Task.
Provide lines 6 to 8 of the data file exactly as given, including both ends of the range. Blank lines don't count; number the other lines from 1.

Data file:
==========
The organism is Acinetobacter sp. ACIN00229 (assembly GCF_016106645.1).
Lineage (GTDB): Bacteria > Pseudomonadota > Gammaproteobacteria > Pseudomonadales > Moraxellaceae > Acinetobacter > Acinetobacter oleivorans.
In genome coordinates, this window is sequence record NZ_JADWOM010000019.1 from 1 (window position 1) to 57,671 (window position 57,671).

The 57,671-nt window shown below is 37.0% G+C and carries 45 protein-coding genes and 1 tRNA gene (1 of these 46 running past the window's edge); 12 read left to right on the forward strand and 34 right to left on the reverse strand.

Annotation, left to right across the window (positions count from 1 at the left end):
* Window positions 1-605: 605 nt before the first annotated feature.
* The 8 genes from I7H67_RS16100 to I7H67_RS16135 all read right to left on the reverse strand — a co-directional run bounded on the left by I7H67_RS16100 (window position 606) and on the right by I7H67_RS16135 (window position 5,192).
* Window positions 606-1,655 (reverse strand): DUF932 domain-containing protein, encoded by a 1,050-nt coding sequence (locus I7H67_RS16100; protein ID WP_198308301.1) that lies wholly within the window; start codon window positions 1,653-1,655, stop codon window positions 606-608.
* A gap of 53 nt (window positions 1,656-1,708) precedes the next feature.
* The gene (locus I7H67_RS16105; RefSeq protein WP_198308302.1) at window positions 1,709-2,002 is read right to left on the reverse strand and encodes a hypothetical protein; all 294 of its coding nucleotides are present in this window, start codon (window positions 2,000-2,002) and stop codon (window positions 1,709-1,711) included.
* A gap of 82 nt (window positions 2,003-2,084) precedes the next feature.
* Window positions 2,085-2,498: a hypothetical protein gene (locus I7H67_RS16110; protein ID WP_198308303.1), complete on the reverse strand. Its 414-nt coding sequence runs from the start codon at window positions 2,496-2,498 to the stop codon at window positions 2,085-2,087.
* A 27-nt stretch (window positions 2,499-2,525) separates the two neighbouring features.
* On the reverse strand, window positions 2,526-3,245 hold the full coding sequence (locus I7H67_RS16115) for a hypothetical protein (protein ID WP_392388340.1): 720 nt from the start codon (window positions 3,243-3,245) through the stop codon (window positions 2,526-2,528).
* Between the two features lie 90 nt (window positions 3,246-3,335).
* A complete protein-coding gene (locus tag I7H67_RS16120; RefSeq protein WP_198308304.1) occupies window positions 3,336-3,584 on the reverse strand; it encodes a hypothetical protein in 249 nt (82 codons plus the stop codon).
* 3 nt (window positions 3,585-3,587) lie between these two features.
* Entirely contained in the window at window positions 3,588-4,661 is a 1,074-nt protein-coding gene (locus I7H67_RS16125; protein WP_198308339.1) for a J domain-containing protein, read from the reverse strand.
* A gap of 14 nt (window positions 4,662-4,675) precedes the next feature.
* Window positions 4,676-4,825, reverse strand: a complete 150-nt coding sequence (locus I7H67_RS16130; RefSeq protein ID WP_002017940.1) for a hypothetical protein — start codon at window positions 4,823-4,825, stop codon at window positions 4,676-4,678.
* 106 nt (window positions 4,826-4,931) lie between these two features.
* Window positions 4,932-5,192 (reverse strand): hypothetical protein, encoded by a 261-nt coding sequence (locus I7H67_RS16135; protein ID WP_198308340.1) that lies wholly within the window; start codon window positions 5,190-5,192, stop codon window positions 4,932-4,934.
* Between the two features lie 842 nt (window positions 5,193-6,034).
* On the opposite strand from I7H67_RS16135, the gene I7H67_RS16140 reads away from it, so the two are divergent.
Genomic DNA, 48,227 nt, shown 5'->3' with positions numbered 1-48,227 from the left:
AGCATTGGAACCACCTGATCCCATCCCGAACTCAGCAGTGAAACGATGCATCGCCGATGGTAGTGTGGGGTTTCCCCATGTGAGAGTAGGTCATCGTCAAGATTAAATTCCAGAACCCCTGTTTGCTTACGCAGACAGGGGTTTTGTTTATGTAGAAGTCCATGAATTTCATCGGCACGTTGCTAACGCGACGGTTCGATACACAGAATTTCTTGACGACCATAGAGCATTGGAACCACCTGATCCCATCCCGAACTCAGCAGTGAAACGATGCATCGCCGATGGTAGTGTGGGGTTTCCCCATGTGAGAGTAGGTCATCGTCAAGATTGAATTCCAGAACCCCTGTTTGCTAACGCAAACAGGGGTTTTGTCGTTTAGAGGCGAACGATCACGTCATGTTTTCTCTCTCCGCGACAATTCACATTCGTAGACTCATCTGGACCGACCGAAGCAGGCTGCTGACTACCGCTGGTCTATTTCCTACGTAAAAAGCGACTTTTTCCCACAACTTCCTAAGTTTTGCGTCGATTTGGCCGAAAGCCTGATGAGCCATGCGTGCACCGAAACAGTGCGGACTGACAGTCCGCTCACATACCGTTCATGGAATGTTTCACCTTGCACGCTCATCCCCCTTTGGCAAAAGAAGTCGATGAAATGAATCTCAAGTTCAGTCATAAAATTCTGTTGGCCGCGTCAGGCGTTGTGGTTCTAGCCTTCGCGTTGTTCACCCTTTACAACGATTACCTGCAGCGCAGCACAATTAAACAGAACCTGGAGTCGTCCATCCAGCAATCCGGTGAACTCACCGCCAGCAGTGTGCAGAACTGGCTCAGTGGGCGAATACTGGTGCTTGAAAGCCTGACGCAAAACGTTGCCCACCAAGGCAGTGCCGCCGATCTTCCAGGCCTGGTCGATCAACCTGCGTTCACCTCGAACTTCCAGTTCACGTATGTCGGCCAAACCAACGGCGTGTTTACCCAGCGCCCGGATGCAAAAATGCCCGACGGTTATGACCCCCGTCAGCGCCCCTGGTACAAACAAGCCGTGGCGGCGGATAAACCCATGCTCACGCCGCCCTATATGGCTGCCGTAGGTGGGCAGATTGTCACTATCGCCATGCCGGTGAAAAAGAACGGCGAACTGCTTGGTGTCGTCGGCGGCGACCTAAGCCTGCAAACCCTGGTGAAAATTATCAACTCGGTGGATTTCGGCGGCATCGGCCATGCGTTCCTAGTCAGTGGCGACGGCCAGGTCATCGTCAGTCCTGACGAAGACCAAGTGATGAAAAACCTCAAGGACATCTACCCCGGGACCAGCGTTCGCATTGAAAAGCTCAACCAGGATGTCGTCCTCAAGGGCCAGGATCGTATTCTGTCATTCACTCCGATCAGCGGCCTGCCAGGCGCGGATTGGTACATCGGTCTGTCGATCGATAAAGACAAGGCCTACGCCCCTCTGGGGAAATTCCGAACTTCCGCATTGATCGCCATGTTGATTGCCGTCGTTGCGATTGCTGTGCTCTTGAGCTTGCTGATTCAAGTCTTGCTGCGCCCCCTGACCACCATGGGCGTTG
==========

* Window positions 1-605: 605 nt before the first annotated feature.
* The 8 genes from I7H67_RS16100 to I7H67_RS16135 all read right to left on the reverse strand — a co-directional run bounded on the left by I7H67_RS16100 (window position 606) and on the right by I7H67_RS16135 (window position 5,192).
* Window positions 606-1,655 (reverse strand): DUF932 domain-containing protein, encoded by a 1,050-nt coding sequence (locus I7H67_RS16100; protein ID WP_198308301.1) that lies wholly within the window; start codon window positions 1,653-1,655, stop codon window positions 606-608.